COP15 – The Paris Moment for Biodiversity?
The world has changed a lot over the past 50 years. We have experienced technological and medical advances, but also a significant deterioration in the natural world. The World Wide Fund for Nature (WWF) estimates that global wildlife populations have
dropped by 69% since the 1970s1, with the decline projected to worsen if we continue with business-as-usual scenarios. Urgent action is needed if we are to prevent further ecological loss.
This month, governments and world leaders will meet in Montréal, Canada for the ‘Biodiversity COP’, COP15. The Summit’s aim is to create a new Global Biodiversity Framework with clear targets and actions out to 2030, setting humanity on course to achieve
the ultimate 2050 vision of “living in harmony with nature”. The Framework would replace the Aichi Biodiversity Targets, a 10-year plan set in 2010 with 20 goals for protecting and conserving natural systems. As it stands, none of the Aichi targets
have been fully achieved, and for some, the situation has worsened. This was the second consecutive decade that governments have failed to meet targets.
What do we expect to see from COP15?
The top priority for COP15 is for nations to agree and finalise the new Global Biodiversity Framework. Though harkened as the ‘Paris moment for nature’ the complexity of the subject means we’re unlikely to see an overarching target akin to the seminal
climate goal of limiting temperature rise to 1.5°C. Indeed, the current draft Framework includes over 20 targets ranging from proposals to reduce pesticide use, address invasive species, target pollution, maintain conservation areas and increase financing
Ideally, we will see ambitious yet achievable biodiversity targets put in place, alongside a clear pathway for governments, corporations and local communities to follow to achieve these targets. The targets must directly address the five key drivers of
nature loss: changing use of sea and land; over-exploitation of environmental resources; climate change; pollution; and invasive species. Crucially, world leaders must begin to include plans for how the necessary finance to enhance and restore biodiversity
will be secured. Current estimates suggest around $700bn will be needed to implement the draft targets2, so we expect debate to focus on how much developed countries can and will support low-and middle-income countries. COP15 should also
provide a platform for indigenous peoples and local communities to participate in decision-making processes, in recognition of their rights to land and the important role they play in the protection of global biodiversity.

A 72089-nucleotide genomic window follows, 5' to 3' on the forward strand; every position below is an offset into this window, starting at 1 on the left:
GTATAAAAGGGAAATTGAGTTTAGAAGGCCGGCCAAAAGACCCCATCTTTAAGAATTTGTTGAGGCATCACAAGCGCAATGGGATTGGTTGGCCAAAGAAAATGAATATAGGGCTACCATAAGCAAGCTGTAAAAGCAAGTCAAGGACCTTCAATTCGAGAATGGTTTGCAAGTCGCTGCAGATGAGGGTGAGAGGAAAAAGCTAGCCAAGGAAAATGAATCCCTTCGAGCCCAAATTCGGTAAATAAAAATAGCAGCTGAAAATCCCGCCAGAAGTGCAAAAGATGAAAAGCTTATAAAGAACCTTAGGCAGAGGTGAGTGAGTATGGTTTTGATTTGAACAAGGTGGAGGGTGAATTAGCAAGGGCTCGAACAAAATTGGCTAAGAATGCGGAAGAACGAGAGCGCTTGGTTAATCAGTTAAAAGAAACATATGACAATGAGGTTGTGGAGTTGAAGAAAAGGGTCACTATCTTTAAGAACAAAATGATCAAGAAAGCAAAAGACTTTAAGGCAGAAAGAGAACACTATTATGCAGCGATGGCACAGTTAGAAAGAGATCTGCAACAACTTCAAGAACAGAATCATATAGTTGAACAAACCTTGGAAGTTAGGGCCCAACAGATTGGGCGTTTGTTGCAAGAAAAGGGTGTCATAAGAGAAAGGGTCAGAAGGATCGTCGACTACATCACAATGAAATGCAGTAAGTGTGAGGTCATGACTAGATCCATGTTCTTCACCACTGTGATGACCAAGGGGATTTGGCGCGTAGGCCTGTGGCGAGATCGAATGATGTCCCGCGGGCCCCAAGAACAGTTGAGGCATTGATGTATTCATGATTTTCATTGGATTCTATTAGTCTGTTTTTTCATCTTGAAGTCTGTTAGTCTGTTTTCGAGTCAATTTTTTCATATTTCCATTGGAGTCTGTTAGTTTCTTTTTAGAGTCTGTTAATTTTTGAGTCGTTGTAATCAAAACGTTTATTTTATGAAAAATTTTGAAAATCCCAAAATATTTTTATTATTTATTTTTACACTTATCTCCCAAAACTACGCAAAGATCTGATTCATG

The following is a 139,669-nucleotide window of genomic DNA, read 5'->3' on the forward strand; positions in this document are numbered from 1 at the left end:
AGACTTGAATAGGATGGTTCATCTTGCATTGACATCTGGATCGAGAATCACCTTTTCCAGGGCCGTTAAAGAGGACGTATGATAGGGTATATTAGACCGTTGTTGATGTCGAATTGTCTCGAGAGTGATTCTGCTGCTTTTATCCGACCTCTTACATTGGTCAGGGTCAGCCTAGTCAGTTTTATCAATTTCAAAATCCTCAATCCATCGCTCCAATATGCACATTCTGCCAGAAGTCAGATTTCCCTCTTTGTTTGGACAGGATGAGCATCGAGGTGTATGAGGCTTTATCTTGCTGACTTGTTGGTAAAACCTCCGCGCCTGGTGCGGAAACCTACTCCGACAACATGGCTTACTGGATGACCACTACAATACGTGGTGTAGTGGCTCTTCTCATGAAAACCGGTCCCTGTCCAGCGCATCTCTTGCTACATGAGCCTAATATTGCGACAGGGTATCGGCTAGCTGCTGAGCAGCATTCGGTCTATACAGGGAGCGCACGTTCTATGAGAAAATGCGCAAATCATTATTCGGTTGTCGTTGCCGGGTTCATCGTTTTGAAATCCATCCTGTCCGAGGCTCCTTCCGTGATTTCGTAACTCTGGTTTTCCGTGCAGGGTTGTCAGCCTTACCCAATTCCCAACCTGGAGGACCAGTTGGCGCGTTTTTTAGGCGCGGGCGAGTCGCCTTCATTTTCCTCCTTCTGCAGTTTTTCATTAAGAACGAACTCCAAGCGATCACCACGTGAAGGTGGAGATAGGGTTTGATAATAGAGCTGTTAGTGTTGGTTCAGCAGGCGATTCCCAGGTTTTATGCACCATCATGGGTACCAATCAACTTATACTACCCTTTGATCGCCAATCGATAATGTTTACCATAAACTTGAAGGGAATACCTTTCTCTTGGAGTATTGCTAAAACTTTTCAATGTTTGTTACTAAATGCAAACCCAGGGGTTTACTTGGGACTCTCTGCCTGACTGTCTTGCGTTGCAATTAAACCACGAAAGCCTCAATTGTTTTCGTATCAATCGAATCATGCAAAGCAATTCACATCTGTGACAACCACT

For businesses, target 15 of the draft Framework is hugely significant. If agreed, it will require companies to assess their impacts and dependencies on nature and aim for a reduction in negative outcomes. Whilst no doubt a positive development, the question
remains whether companies are prepared for this step.
What have we seen from our engagements so far?
EdenTree ran its first dedicated biodiversity engagement back in 2020. At the time we found that very few companies had a biodiversity policy in place and only a handful considered the topic to be a material risk to the business. Fast forward to 2022,
and biodiversity has clearly risen up the corporate agenda. There is greater acknowledgment of the link between biodiversity and long-term business success, and biodiversity management plans are beginning to emerge. However, even despite this progress,
some gaps still remain.
One of the most commonly cited challenges is the lack of biodiversity metrics. Whilst climate risk translates quite easily into the amount of GHG emitted, quantifying the impacts a company has on nature is much harder, particularly when companies look
past their direct operations and try to assess the impact of an often vast and complicated supply chain. Organisations such as the CDP (formerly Carbon Disclosure Project), Taskforce on Nature Related Financial Disclosures (TNFD) and the Science Based
Targets for Nature (SBTN) are working to bridge this gap, but the guidance remains nascent. Many companies also quote the lack of government incentives (such as grants for regenerative agriculture) as an additional barrier to implementing nature positive
policies. In our view, the ‘leaders’ of the corporate sector are those who are pressing ahead despite the challenges, choosing to take small steps instead of using the immense complexity of the issue as an excuse for inaction. But even they cannot
solve the nature crisis alone.
We remain hopeful that COP15 will provide the pivotal moment that biodiversity so urgently requires, acting as the spark to shift attention and generate real-world outcomes on an issue that has gone overlooked for too long.
- First draft of the post-2020 global biodiversity framework (cbd.int)